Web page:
Copyright and Machine Learning IP

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hgm
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Re: Copyright and Machine Learning IP

Post by hgm » Sun Aug 12, 2018 9:01 pm

syzygy wrote:
Sun Aug 12, 2018 6:32 pm
hgm wrote:
Sun Aug 12, 2018 2:32 pm
syzygy wrote:
Sun Aug 12, 2018 1:30 pm
A random ordering of words is not protected. Nor is an alphabetical ordering or any other type of functional ordering, however ingenious.
It seems to me this is an untenable distinction. Ultimately 'creativity' is also just the product of an (admittedly complex) functional process.
Well, it's the law. For example the Endstra tapes were ultimately found not to be copyrighted (even though I think that outcome was wrong).
I don't see what you want to prove with this example. It seems to me the Endstra speech simply fell well short of the complexity mark were functional can be called 'creative'. I am merely objecting to your claim "functional, no matter how ingenious". IMO creativity is nothing but very ingenious functionality. The Endstra speech was obviously far from ingenious.
I doubt that you can outperform the network trained on the unimaginative collection of all games between top players selected from some pre-existing collection of games. But even if you do outperform it, that alone does not make the resulting NN copyrightable, precisely because it is an objective criterion.
Not necessarily; you can also outperform something in a subjective way, e.g. because people like the playing style better. I don't see where this criterion suddenly comes from. If I make something that is obviously different (by objective measurement or whatever) from what you get when you do the obvious, unimaginative thing, I must have done something very special to achieve it, and must have been creative to figure out what special thing I had to do to get such an anomalous result.

Whether this can actually be done in the case of LC is immaterial; this is just a thought experiment, and LC was taken as an arbitrary example.
We can tell the difference, or at least lawyers pretend that we can tell the difference between random drops of paint and compositions of paint.
We can also tell the difference between good chess and a patzer, or pretend we do.
Err towards one side seems to imply that there could be room for doubt here.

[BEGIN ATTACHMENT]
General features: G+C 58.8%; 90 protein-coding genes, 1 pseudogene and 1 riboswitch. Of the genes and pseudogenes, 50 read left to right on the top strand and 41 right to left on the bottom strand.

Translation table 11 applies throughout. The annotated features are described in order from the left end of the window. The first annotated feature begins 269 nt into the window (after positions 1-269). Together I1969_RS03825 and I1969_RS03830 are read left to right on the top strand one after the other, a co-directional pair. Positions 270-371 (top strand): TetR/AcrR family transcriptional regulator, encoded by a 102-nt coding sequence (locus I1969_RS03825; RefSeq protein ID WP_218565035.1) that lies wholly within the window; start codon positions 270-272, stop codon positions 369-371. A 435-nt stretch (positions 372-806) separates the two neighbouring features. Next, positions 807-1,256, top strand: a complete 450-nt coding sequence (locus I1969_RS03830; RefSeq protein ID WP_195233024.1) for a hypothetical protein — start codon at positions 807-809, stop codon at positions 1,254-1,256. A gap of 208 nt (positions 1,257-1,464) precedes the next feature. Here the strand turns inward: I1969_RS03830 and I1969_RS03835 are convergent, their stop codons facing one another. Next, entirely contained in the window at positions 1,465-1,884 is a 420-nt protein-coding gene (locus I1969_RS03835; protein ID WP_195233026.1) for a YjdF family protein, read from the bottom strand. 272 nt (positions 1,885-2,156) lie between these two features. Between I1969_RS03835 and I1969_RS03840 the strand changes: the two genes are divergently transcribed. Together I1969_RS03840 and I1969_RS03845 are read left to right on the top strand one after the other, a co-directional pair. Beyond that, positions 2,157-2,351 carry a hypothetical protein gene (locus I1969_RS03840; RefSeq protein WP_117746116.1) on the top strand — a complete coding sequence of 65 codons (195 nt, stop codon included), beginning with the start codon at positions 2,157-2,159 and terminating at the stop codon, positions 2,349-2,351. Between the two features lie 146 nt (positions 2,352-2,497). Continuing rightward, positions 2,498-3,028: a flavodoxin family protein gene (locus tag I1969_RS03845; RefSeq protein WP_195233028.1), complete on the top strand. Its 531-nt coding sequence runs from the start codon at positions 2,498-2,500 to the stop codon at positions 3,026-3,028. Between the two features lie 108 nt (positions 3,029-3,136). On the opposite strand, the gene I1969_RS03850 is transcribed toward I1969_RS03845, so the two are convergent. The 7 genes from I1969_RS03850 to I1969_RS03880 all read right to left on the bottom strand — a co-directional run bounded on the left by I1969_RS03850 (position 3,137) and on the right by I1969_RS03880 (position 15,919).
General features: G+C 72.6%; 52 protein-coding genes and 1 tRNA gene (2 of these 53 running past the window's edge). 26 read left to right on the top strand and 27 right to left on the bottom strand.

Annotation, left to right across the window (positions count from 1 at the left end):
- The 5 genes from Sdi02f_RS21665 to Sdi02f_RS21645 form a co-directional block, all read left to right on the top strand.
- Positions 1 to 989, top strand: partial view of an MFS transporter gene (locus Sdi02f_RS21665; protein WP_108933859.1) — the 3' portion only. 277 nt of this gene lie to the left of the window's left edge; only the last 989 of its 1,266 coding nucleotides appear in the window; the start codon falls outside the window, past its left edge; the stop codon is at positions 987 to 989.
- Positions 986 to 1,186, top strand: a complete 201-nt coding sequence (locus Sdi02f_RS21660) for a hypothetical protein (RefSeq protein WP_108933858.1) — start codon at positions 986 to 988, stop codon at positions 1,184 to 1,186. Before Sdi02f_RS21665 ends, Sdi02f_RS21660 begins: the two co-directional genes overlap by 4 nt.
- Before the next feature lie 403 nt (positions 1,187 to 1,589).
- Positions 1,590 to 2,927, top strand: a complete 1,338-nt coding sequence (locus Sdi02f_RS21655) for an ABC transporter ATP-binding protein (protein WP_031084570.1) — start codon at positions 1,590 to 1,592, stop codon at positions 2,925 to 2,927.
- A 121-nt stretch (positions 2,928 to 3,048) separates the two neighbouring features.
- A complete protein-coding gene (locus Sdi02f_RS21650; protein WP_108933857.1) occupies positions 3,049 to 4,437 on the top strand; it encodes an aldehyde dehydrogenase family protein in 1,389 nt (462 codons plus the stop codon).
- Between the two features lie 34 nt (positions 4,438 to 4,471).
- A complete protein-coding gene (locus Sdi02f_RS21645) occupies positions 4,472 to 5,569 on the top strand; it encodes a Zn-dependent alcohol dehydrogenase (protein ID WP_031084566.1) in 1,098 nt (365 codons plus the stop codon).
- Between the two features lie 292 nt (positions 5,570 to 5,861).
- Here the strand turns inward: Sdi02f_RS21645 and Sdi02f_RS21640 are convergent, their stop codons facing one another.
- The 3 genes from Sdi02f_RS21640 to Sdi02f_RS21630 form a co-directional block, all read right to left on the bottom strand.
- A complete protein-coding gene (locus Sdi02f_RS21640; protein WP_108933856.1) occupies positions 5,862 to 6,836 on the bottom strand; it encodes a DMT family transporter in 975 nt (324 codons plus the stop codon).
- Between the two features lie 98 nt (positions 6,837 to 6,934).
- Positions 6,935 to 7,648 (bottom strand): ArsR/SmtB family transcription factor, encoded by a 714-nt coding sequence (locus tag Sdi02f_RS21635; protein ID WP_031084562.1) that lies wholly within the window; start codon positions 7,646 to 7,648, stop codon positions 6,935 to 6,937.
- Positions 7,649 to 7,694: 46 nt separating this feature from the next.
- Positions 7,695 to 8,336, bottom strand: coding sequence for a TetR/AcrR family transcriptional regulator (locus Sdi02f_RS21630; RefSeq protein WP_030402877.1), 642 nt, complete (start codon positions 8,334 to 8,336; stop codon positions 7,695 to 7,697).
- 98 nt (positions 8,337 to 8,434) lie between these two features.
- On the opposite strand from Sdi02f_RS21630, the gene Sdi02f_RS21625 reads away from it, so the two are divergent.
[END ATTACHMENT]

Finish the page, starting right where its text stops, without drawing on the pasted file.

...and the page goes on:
Well, that was what you were supposing, right? A case where from the result you could not see whether the 'teacher' had made a creative effort selecting or generating training examples, or had just dumped the first huge came collection he could download on the NN. That would leave doubt as to whether the teacher had been creative. If I understood you correctly, you would deny him copyrights just because the possibility exists that he could have not been creative, which would be an error if he had been creative, (but apparently without much success).

Milos
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Re: Copyright and Machine Learning IP

Post by Milos » Sun Aug 12, 2018 10:09 pm

hgm wrote:
Sun Aug 12, 2018 9:01 pm
We can also tell the difference between good chess and a patzer, or pretend we do.
There is absolutely no way any one can tell from the way one engine plays with certain NN how creative that NN is or how much creative effort has been put into creation of that NN if NN was basically generated by the "compiler" i.e. training program.
So judging creativity of NN is a totally moot point.
If training program provides deterministic output for a given input (which is not the case) then only copyright you can hold is on the collection of training games.
But there you have to prove the creativity and purpose of your collection. Not every random collection of something is worth a copyright.
One way or the other, a copyright on NN is a moot point.

chrisw
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Re: Copyright and Machine Learning IP

Post by chrisw » Sun Aug 12, 2018 11:14 pm

syzygy wrote:
Sun Aug 12, 2018 7:25 pm
chrisw wrote:
Sun Aug 12, 2018 2:51 pm
An MP3 file consists of a 1-D structured set of numbers. But it represents music. That's copyrightable because of what it represents. Helpfully it's a one-to-one mapping, and decodable by MP3 player. And the music is tangible to the ear.
This is a good example.

If you feed an mp3 encoder copyrighted music, the resulting mp3 file will be covered by the copyright on the music (because the mp3 file easily preserves enough of the human-perceivable features of the music). It will not be covered by the copyright on the mp3 encoder because the mp3 encoder determines only the functional structure of the mp3 file.

Instead of an mp3 encoder taking as input music and producing as output an mp3 file, here we have an NN trainer program taking as input a collection of games and producing as output a set of weights. For the set of weights to be copyrighted we at least need a (somewhat) originally collection of games and to somehow be able to convince a judge that enough of that originality is perceivable from the set of weights. That's going to be tough.